My proven and undesirable way to control aphids here in Montana and have proven the best and easiest way is ---------------HORNETS. My wife last year without me knowing it sprayed our V. creeper for white flies and killed almost all of them and this year I am aphid attacked for the first time in years. I always had the nests near the doors moved and let 25 to 50 nests to be active. We are stung once or twice a year but aphids were never a problem here. The wasp was friendly and unless attacked or bothered never bothered us. My wife is now a believer in my theory because aphids are thick this year and will only be eliminated with the gradually building colonies that are appearing. We only have 2 paperwasp and three yellowjackets so far. They are my friends with aphids, and any worm that crawls on plants.
Wasps love aphids and also scale insects. I had a pipevine completely covered with scale insects. The wasps moved in and made many meals of the scale and completely cleaned the vines. I've also seen them eating cabbage loopers and other caterpillar pests.
Aphids are bad here this year, we have a gazillion ladybugs, many wasps and other beneficials and they just can't keep up with the aphids. I don't overfertilize and we've had two rains since last October. We do irrigate the garden. It's been hotter than usual.
I move the ones at night when they are near a travel area. I have a 2nd story and that is where I hang them in cheeze cloth tacked to the roof. Paper wasps are easy to move and I just bundle up and put the nest in a bag and carry it to my desired location in branches of my swedish aspen.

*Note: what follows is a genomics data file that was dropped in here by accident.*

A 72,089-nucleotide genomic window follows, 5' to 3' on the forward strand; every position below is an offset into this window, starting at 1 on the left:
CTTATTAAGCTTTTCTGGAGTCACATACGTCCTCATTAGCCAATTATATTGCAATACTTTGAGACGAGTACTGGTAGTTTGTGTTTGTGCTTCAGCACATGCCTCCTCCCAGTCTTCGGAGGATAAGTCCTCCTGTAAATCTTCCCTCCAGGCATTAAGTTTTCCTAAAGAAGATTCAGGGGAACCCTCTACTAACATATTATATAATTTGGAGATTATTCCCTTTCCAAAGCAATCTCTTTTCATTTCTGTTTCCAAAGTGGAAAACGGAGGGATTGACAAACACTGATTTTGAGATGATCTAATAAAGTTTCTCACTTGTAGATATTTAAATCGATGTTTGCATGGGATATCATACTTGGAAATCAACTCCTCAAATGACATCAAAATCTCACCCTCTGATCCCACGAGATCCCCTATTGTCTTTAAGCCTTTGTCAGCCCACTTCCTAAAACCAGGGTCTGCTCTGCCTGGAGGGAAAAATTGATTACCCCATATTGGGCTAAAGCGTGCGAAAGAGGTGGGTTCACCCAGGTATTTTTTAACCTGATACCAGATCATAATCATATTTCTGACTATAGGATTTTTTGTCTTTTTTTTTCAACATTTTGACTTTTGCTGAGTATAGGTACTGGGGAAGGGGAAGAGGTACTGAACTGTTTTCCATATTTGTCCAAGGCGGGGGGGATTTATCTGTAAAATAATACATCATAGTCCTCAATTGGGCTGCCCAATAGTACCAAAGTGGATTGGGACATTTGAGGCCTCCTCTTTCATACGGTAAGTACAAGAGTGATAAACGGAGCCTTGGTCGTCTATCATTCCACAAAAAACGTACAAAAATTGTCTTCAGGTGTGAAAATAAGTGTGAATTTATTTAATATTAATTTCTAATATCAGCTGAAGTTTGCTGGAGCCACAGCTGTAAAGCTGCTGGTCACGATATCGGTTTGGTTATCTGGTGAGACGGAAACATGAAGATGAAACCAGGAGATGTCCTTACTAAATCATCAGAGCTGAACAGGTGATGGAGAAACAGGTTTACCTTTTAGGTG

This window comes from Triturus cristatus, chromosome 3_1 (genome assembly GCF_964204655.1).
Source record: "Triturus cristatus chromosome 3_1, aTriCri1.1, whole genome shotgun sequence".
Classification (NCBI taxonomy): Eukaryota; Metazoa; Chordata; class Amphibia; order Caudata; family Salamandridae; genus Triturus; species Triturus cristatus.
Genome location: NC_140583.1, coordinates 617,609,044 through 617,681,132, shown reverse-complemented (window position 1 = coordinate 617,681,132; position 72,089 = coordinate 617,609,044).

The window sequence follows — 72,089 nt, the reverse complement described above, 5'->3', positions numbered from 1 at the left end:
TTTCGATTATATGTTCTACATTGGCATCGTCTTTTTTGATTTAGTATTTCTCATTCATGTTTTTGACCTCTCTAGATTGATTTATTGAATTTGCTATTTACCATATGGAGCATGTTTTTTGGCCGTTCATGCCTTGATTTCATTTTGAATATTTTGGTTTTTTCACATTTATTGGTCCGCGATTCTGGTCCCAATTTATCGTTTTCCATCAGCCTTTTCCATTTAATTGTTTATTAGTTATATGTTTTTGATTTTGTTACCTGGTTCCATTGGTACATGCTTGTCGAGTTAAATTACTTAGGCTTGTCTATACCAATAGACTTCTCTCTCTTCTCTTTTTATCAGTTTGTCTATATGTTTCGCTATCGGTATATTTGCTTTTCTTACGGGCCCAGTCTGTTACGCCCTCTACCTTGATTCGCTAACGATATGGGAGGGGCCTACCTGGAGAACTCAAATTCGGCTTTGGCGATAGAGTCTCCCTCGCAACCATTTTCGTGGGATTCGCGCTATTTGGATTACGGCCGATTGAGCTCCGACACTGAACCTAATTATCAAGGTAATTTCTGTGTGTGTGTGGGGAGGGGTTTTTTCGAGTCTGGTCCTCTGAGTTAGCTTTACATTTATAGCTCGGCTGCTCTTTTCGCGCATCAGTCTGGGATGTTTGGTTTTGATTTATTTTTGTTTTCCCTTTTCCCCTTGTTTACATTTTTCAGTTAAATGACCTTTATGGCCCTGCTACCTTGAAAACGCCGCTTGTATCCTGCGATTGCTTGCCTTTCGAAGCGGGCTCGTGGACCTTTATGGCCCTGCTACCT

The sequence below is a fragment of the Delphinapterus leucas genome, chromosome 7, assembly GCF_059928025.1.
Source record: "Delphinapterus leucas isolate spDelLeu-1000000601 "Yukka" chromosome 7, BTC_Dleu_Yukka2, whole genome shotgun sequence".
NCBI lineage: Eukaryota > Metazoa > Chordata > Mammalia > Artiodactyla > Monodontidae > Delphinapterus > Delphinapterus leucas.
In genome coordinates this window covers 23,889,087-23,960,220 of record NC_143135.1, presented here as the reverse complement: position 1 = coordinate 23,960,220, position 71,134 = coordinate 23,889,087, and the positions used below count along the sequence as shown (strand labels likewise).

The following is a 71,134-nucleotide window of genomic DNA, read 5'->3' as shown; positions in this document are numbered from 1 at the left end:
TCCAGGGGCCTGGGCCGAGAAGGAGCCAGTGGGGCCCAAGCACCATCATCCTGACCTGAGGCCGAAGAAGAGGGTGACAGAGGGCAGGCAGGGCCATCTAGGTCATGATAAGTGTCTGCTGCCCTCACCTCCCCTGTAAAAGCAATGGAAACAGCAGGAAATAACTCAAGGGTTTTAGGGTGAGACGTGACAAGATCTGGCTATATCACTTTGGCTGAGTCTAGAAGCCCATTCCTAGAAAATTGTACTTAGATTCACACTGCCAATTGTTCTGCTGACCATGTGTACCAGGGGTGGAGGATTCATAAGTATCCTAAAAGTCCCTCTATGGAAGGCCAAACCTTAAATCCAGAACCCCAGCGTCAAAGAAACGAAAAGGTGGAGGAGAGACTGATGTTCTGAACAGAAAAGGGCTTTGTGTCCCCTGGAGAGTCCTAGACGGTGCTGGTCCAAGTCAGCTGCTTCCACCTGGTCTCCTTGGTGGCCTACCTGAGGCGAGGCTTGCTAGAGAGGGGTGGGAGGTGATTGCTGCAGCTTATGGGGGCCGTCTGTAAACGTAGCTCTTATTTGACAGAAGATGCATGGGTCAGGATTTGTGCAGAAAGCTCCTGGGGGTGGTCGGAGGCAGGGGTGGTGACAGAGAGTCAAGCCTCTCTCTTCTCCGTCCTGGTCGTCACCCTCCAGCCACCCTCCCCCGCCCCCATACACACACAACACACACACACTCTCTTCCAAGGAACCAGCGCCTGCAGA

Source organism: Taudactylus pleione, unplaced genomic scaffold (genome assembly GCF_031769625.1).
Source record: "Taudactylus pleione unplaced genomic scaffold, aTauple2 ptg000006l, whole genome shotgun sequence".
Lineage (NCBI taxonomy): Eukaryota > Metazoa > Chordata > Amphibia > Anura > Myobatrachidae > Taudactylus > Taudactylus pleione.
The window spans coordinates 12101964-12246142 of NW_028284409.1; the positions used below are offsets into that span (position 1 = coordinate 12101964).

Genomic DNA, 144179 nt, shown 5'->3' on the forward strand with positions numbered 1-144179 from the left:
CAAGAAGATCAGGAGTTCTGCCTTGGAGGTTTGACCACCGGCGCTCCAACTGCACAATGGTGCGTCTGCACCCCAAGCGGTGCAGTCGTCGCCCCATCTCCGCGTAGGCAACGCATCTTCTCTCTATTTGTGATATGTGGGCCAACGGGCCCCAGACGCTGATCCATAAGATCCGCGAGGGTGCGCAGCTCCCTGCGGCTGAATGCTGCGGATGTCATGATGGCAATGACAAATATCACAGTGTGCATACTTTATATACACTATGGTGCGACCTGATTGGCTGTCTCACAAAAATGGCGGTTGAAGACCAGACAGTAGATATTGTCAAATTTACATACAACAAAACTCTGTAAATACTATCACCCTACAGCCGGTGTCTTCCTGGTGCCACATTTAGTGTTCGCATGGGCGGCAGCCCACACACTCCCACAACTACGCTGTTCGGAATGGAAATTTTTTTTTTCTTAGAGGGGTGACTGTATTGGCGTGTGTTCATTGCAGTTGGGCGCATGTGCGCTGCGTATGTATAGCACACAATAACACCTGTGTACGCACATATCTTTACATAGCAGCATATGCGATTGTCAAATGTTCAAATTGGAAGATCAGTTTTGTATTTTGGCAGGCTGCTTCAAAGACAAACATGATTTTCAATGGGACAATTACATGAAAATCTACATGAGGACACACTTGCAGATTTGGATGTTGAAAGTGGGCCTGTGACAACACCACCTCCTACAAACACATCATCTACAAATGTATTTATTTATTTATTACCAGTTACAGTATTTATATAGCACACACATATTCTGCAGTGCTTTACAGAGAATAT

The aspen just hold them when you lay them in with a pulled out branch. Up in my over-hang I just place the nest in the cheeze cloth and Tack it to the wood. They eat through the cheeze cloth and exit in less than a few hours. Then they fix the nest the way they want it.
Yes but know that they will immediately attack so put the cheese cloth around the nest and run with it so the returning wasps don't kill you. I grab the nest run about 30 to 50' and rubber band the top closed and put it in the limbs of my tree where I want it (somewhere untrafficked) then leave. If you are going to put it under an eave I have the nail placed so the cheese cloth can be punctured and hung there.
I found that cilantro/coriander plants attract a lot of tiny beneficial wasps when they are in bloom. Since they are short-lived, you have to succession sow. I first planted milkweed to attract butterflies, but it attracts aphids instead. That turned out to be a good thing - it keeps the ladybugs around.
Ladybugs walking right by the aphids: yes, that is what they do. But they lay eggs nearby and the larva eat the aphids.
Tiny white flies, too: might be more aphids. The first and last stage of aphids is a flying insect that doesn't look like the sap-sucking stages in between.